A spry personal tour of hematology, from the author of Sleep Demons (2001).
In blood, Hayes finds many of life’s milestones. We are born in it, our family histories are defined by it, it permeates our religion and art. That first shaving nick, that first menstrual period—voilà, adulthood! Blood also has a lengthy and fascinating history, drawn here with a sure if selective hand. Hayes starts his investigation some 1800 years ago with a Greek doctor named Galen. As an overseer of injured gladiators, he had a ringside seat when it came to the inner workings of the body. Galen was a big believer in the body’s humors and in the art (as it were) of bloodletting, a practice that endured into the 20th century. Hayes moves about, looking into the enduring taboos associated with menstruation, the history of blood typing, the fictional Dracula and the very real blood-bathing Transylvanian Countess Elizabeth Bathory, the renegade phlebotomist Elaine Giorgi, and the Italian bank robbers, all infected with AIDS, who knew if caught they would be freed under the “compassionate release” law that prevents the terminally ill from serving time. He profiles the pioneering experiments of Antoni van Leeuwenhoek, who first looked at blood under a microscope (“it consists of small round globules driven through a crystalline humidity of water,” the Dutchman wrote in 1674), Paul Ehrlich’s work with antibodies, and Jay Levy’s discoveries concerning AIDS. The author also recounts life with his partner Steve, who learned he was HIV-positive in 1994. Being so close to the matter, Hayes wanted to know just what lay behind the nerve-racking, quarterly blood tests Steve underwent; his text brings us into the lab work involved and the research being done, submerging readers in blood’s biology, chemistry, and politics.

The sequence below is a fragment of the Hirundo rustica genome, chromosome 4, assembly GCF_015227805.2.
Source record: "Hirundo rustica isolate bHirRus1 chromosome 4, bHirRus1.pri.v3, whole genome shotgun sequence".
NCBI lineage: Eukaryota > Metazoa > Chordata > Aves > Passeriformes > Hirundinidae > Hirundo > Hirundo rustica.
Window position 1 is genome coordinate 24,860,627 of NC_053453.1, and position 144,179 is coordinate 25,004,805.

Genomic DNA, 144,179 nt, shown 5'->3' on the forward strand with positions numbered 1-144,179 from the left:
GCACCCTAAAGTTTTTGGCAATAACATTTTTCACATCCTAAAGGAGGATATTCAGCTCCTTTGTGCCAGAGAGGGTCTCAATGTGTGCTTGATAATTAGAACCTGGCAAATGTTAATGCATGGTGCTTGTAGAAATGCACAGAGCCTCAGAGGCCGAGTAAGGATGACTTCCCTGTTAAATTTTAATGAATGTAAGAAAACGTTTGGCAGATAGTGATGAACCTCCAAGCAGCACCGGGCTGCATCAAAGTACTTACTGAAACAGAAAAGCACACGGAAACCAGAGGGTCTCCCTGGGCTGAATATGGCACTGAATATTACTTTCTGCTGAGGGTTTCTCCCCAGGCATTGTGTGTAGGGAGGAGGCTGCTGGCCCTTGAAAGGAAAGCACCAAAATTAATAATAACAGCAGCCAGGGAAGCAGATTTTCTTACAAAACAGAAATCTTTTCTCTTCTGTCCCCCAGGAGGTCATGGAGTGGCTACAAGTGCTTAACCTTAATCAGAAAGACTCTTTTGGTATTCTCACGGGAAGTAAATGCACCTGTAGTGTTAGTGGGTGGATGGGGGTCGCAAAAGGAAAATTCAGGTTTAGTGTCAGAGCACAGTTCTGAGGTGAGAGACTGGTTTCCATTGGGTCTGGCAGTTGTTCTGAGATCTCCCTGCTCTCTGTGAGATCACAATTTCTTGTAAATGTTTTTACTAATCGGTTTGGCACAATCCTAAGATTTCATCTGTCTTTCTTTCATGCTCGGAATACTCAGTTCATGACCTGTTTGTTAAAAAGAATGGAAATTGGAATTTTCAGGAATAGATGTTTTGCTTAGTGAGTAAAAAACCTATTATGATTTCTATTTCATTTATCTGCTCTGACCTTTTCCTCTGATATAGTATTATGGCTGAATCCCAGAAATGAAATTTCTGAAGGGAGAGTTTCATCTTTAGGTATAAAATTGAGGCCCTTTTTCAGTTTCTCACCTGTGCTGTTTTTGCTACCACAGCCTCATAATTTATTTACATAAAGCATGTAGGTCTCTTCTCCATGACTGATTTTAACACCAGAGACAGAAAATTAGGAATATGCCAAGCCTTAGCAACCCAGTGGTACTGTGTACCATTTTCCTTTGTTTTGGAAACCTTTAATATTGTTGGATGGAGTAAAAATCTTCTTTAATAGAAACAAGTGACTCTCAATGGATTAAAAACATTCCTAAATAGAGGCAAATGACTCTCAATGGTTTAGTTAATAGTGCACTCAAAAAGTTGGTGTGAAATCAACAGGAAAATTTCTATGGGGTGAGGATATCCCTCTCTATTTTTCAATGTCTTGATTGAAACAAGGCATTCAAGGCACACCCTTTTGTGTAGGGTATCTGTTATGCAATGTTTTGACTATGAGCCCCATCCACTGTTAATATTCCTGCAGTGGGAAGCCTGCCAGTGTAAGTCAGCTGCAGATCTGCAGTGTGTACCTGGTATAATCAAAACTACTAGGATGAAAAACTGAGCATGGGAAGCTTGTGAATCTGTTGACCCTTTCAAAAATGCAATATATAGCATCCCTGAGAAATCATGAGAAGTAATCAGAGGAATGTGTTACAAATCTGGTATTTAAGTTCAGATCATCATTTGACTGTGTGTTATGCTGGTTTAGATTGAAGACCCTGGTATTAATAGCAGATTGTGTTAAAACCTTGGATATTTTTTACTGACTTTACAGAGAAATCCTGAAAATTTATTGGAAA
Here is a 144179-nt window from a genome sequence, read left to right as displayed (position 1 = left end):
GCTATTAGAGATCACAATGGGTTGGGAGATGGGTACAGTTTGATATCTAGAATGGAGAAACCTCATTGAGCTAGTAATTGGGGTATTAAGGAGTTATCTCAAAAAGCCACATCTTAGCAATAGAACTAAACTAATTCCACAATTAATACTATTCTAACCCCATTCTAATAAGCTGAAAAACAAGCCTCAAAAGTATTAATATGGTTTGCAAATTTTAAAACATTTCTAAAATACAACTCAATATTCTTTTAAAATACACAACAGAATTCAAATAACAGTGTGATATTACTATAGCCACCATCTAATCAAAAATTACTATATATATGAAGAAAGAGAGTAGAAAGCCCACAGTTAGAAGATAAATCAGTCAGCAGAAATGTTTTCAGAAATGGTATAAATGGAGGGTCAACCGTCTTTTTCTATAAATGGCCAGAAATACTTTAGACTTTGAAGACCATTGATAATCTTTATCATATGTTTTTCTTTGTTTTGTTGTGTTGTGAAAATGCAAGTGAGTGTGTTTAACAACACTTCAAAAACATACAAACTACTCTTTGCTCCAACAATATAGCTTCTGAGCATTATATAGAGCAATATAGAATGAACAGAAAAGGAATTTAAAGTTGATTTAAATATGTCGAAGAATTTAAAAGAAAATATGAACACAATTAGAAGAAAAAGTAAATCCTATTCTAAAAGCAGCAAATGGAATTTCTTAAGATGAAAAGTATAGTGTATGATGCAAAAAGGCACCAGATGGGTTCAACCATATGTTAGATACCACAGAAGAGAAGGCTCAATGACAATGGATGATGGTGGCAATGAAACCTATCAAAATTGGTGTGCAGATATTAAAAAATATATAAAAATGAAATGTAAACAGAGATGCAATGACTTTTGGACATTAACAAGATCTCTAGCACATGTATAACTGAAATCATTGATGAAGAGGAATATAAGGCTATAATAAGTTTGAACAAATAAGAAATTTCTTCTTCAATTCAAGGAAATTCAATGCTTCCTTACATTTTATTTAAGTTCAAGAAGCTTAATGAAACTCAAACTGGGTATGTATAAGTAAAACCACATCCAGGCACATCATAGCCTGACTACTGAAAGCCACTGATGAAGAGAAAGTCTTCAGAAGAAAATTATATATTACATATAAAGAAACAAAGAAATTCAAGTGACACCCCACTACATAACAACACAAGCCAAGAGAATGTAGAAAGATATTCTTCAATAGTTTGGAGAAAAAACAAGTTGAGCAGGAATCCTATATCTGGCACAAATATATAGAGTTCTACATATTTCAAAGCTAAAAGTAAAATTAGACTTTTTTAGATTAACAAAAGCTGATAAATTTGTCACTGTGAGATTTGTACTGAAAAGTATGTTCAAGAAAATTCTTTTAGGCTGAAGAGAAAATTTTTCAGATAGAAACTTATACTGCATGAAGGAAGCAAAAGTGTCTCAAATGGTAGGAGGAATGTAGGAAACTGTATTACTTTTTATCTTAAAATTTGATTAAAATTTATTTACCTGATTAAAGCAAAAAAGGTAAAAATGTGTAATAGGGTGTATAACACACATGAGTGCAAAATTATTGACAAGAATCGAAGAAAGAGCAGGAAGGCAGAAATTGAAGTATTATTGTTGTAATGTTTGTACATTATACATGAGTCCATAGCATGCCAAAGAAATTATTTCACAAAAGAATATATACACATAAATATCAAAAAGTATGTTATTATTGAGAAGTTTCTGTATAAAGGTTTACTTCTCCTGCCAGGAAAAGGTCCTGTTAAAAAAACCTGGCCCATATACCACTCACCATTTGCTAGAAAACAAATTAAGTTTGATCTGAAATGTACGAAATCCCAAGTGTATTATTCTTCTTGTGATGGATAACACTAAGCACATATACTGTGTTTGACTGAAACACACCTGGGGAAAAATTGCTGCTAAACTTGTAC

A popular and memorable recounting of blood’s social and natural history, as well as Hayes’s own close encounter with the vital fluid. (Illustrations throughout)